2007 truly was the year of the casual, but 2008 continued the trend of Blizzard developers to make more content accessible for those of us with limited playtime. The biggest patches for us (and everyone else) were 2.4 and 3.0.2. And there was that little expansion that happened. Overall, there is more for us to do in less time. Here is my list of the top 5 WoW improvements for us this past year.
5. Standardized Gear
This didn't happen until the Echoes of Doom patch, like most of the items on this list. We are now able to use more gear that drops because many of the stats have combined. Spell Damage and Healing have combined into Spellpower making caster and healer gear very similar. Crit and Hit Ratings now affect both Melee and Spells, so a lot of gear can now be used for multiple specs. Raiders may complain that this means more classes fighting over instance drops, but more gear usable by more people is really only a good thing.
Events got bigger and better this year which is always helpful for the casual player. We earned more experience and had more fun than ever before. The improvements of the Midsummer Fire Festival and Hallows End as well as the addition of the Scourge Invasion periodically made our gameplay more varied and more productive. I hope that the future brings even more of these holidays because they are my favorite part of the game.
3. Death Knights
We didn't get this new class until Wrath of the Lich King, but it was worth the wait. Overpowered while leveling and easy to play, Death Knights have completely changed the game. Anyone with a level 55 of any class can make a DK on that realm (and in the future, on any realm) and everyone has. The leveling is fast and furious, making those of us with limited playtime able to see so much more of the game. If you haven't made a DK, then you are one of the very few and you should find out what you are missing.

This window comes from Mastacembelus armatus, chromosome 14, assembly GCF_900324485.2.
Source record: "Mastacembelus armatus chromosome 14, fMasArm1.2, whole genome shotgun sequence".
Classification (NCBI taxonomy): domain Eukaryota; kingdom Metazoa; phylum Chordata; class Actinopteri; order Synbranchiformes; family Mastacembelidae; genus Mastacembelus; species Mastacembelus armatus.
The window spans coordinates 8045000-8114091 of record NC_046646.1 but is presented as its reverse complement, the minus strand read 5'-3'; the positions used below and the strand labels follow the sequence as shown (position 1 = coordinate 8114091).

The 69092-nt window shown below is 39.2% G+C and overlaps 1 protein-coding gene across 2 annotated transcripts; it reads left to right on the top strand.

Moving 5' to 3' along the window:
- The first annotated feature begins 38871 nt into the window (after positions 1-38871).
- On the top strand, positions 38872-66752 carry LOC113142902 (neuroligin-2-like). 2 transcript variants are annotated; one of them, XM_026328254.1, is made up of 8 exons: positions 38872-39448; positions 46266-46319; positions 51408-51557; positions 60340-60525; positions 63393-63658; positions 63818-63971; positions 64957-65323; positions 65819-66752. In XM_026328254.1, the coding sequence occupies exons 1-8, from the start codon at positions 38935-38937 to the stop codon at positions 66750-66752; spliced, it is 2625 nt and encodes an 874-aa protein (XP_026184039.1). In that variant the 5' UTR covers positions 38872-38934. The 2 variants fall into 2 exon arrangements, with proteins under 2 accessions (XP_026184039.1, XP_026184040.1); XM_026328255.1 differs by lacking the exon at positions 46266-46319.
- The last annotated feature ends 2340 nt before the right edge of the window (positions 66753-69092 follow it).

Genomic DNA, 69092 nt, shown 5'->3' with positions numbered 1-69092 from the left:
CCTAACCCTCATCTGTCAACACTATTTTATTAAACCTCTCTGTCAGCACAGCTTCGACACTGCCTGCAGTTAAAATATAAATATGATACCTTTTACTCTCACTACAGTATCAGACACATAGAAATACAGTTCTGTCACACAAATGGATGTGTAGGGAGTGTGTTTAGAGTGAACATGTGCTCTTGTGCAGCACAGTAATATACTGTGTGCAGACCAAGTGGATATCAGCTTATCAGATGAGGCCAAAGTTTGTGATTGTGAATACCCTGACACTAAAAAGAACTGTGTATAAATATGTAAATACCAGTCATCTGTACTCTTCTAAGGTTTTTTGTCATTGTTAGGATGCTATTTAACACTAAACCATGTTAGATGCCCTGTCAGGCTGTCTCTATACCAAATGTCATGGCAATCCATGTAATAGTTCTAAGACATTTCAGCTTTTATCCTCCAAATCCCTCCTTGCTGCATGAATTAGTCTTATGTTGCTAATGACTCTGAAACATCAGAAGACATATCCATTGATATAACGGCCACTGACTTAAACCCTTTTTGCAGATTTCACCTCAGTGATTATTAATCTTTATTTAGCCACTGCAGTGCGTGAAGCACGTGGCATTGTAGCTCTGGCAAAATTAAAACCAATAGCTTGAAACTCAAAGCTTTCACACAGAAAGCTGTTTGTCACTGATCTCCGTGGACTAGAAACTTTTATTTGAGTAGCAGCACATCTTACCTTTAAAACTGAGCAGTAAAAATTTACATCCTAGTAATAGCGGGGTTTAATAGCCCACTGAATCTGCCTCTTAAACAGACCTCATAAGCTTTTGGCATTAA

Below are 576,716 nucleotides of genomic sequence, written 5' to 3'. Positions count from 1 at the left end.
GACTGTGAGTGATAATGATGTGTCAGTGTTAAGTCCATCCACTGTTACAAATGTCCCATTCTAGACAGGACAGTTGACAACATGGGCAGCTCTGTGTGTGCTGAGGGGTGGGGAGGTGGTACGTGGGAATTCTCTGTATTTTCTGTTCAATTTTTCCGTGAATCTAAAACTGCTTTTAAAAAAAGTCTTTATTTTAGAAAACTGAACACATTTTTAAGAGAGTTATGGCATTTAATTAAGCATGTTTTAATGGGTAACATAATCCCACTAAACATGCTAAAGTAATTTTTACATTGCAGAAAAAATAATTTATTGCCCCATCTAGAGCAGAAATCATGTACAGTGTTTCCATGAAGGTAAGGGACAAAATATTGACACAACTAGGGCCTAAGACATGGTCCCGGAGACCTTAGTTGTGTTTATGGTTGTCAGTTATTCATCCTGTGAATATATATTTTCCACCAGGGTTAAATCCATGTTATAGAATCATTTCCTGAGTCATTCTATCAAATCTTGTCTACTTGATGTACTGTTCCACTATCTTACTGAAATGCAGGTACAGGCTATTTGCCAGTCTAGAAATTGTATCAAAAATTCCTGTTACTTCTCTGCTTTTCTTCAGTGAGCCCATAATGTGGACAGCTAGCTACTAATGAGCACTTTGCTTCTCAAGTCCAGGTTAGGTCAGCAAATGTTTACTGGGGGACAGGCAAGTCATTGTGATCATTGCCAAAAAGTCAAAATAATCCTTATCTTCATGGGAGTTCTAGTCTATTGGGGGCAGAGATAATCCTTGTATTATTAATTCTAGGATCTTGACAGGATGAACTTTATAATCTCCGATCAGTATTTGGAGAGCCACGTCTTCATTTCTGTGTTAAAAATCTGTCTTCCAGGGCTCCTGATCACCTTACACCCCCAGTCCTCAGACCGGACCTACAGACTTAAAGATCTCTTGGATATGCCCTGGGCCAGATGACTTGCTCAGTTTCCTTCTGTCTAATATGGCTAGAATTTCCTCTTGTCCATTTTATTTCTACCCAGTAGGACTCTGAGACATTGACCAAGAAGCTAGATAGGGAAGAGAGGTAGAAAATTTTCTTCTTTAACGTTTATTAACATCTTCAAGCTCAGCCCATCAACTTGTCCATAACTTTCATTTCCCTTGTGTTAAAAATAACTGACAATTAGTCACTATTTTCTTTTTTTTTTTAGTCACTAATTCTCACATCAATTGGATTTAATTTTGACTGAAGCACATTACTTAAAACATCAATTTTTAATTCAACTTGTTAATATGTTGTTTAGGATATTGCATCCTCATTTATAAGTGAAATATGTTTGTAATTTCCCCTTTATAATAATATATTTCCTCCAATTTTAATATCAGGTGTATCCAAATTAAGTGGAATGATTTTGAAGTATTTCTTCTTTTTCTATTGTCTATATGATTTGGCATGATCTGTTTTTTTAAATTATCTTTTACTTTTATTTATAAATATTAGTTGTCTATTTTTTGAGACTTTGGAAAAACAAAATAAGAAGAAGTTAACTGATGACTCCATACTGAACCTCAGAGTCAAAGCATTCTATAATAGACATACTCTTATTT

If you like collecting Achievements, there is always something for you to do. Bored on your Druid? Port over to Moonglade and love a bunch of critters. Only have a few minutes to play before dinner? Ride around a lower level zone until you've discovered the whole thing. Even if you don't go for Achievements, they have still made the game better for you. All of the old dungeons are regularly getting cleared these days just so that people can get their Achievements. This means that casuals are able to see previous endgame content that they missed out on -- without the 5 hour wipefests that the raiding guilds had to originally go through. Though Achievements did not get implemented until patch 3.0.2, it is hard to remember the game without them.
Blizzard implemented some Daily Quests in 2007, but 2008 saw a real push to fill the game with Dailies. Starting in Patch 2.4, Fishing got added to the Outland Daily Quests and the Isle of Quel'Danas was one big goldearning Daily Quest-Fest. And now with Wrath we have even more to choose from: Crafting Dailies, PvP Dailies, Faction Dailies... I'm sure there are some I'm missing. They earn us recipes, experience, honor, faction and gold, gold, gold! You can afford even the most expensive mounts in just a few weeks with diligent daily questing. Sure, doing the same quests every day can get tedious, but now there are so many, you can vary them if you like. Being a casual at max level used to mean you had nothing to do but PvP, but now, if you can't get into the shorter instances or just don't want to group, you can still do your dailies and progress your character as far as professions, gold, faction, etc.
Of course, every change that benefits the casual player benefits everyone, so we're not hoarding all of the fun for ourselves. Raiders are out there alongside us getting Achievements and doing their Dailies when not leveling Death Knights or saving reindeer. Fun game is fun. I predict more casual friendly content this year and all the years hereafter in our favorite MMO, which is hardly a risky prediction. So, stop smirking, Captain Obvious, and let's go play our DKs.